On the Trail of the Chesapeake’s Dead Zone
The evidence leads out of the bay and up the rivers, including the Potomac.
Back home, the Potomac River was pulsing with life. Minnows were darting through the stargrass while mussels serenely filtered water down below. Insect nymphs shucked their shells to emerge at the surface as gossamer mayflies.
But here in the waters off Annapolis, we were about to make acquaintance with a dead zone.
Capt. Paul Bayne plugged one end of a long, black cable into his hand-held dissolved oxygen meter.
“Who wants to read out the numbers?” he asked. A woman stepped forward and took her position.
Bayne lowered the probe on the other end of the cable into the surface water. “What does it say?” he called out. The rest of us edged a little closer.
“10.8,” the woman replied.
This was 10.8 parts of oxygen per million parts of water--or parts per million (ppm)--which is about saturation level. No surprise here: Wave action keeps the water’s surface efficiently oxygenated.
Then things quickly went downhill.
Bayne dropped the sensor deeper and called for another reading. “Five-point-five,” was the reply. At this level, rockfish would begin to gasp. The next reading of 4.3 was marginal for fish of all kinds. The following reading of 3.4 approached the limit for oysters.
Now, the probe was down about 35 feet, nearing the bottom of the channel. The dissolved oxygen had plummeted to 0.3 ppm, well below the 2 ppm that defines a dead zone. Here, nothing can live except bacteria and other very simple organisms. No rockfish, no crabs, no oysters―nothing you would ever find pictured on a placemat in a seafood restaurant.
Our dead zone that day was just a hint of the 100-mile swath in the bay’s main channel that becomes lifeless during the summer. In all, more than 10 percent of the bay’s water is off limits to life.
It was a somber finale to a delightful day on the Stanley Norman. This skipjack sailboat was built in 1902 to dredge for the bay’s once-abundant oysters. Today, the boat is owned by the Chesapeake Bay Foundation (CBF), which it uses as a floating classroom.
Most guests on the Stanley Norman are school children. But others can also book passage, such as our group from the Bethesda-Chevy Chase Chapter of the Izaak Walton League, a national conservation organization.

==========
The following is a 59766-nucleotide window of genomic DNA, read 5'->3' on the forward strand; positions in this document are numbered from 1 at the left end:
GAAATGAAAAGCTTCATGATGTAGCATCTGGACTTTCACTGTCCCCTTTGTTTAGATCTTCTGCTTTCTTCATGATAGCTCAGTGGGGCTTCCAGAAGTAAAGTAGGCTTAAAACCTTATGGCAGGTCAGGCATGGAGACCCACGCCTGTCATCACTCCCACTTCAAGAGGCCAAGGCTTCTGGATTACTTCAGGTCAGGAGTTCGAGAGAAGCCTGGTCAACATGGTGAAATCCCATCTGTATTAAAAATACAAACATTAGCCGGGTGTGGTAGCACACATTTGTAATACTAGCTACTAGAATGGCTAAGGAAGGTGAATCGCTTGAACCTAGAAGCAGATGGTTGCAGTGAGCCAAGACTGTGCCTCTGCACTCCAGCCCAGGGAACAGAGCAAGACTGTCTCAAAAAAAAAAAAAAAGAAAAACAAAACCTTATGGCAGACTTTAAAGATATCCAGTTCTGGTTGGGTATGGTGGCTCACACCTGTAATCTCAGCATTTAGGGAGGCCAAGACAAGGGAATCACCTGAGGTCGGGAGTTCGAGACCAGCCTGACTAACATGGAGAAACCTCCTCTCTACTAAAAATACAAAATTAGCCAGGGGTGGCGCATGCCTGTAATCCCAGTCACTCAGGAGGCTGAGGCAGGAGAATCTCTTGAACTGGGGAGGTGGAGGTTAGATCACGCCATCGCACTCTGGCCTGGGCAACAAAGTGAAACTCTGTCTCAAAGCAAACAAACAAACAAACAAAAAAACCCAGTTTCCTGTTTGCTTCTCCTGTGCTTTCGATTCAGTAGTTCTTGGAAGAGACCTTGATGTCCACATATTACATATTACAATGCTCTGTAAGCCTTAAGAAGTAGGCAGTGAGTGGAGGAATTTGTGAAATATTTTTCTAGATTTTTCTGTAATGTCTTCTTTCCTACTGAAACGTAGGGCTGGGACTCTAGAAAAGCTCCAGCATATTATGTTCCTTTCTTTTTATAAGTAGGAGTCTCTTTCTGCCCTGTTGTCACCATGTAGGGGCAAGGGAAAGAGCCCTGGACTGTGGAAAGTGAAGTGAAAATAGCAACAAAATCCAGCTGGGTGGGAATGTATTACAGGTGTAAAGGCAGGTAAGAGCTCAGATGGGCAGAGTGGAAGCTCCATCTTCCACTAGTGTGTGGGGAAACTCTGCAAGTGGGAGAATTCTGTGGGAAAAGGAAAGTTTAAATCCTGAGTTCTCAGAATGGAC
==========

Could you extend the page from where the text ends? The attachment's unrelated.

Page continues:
The Potomac Connection
Could there be a link between our vibrant river and this lifeless spot just an hour away?
The Potomac’s summertime water may seem clear, but it contains a cocktail of chemicals, among them nutrients such as nitrogen and phosphorus. Some of these nutrients come from runoff from farms, particularly in the Shenandoah Valley. A growing share comes from the rapidly growing cities and towns along the river and its tributaries.
Eventually, these nutrients enter the bay where they fuel tremendous biological productivity―but of the wrong kind. Algae thrive on the nutrients, producing great “blooms.” As the algae dies, it is consumed by masses of bacteria, which use up the oxygen.
CBF’s mission is to rally support for restoring the bay’s water quality. It helps to push through critical legislation and forces compliance with existing law. Most of this legislation is aimed directly at reducing pollution in the watersheds of the 150 rivers and streams entering the bay, of which the Potomac is the second largest.
These efforts are paying off. In fact, said Bayne, the Chesapeake is one of the few places in the world where environmental quality is improving even as population increases. Crab numbers are up 66 percent over last year. Nitrogen and phosphorus levels have dropped over the past couple of decades. Rockfish have rebounded from a cataclysmic collapse caused by overfishing.
“This is really good news,” said Bayne. But he also calls these gains “low-hanging fruit.”
“Our big job is to make major improvements in water quality,” he continued. “We already have the technical know-how and the information we need.
“Now we need money and political will to put teeth in the Clean Water Act,” he said (see “Great Reads” column).
Meanwhile, on the deck of the Stanley Norman, water cleanup was already underway. Earlier in the day, the boat’s crew had dredged up some oysters and filled two tanks with bay water, both murky with algae. In one tank they placed the oysters.
Within an hour, the water in that tank had almost cleared. With a filtering rate of 60 gallons per hour, oysters are the cheapest way to get rid of algae. If we can bring back the Chesapeake’s oysters and other creatures, nature can carry on pretty much by itself.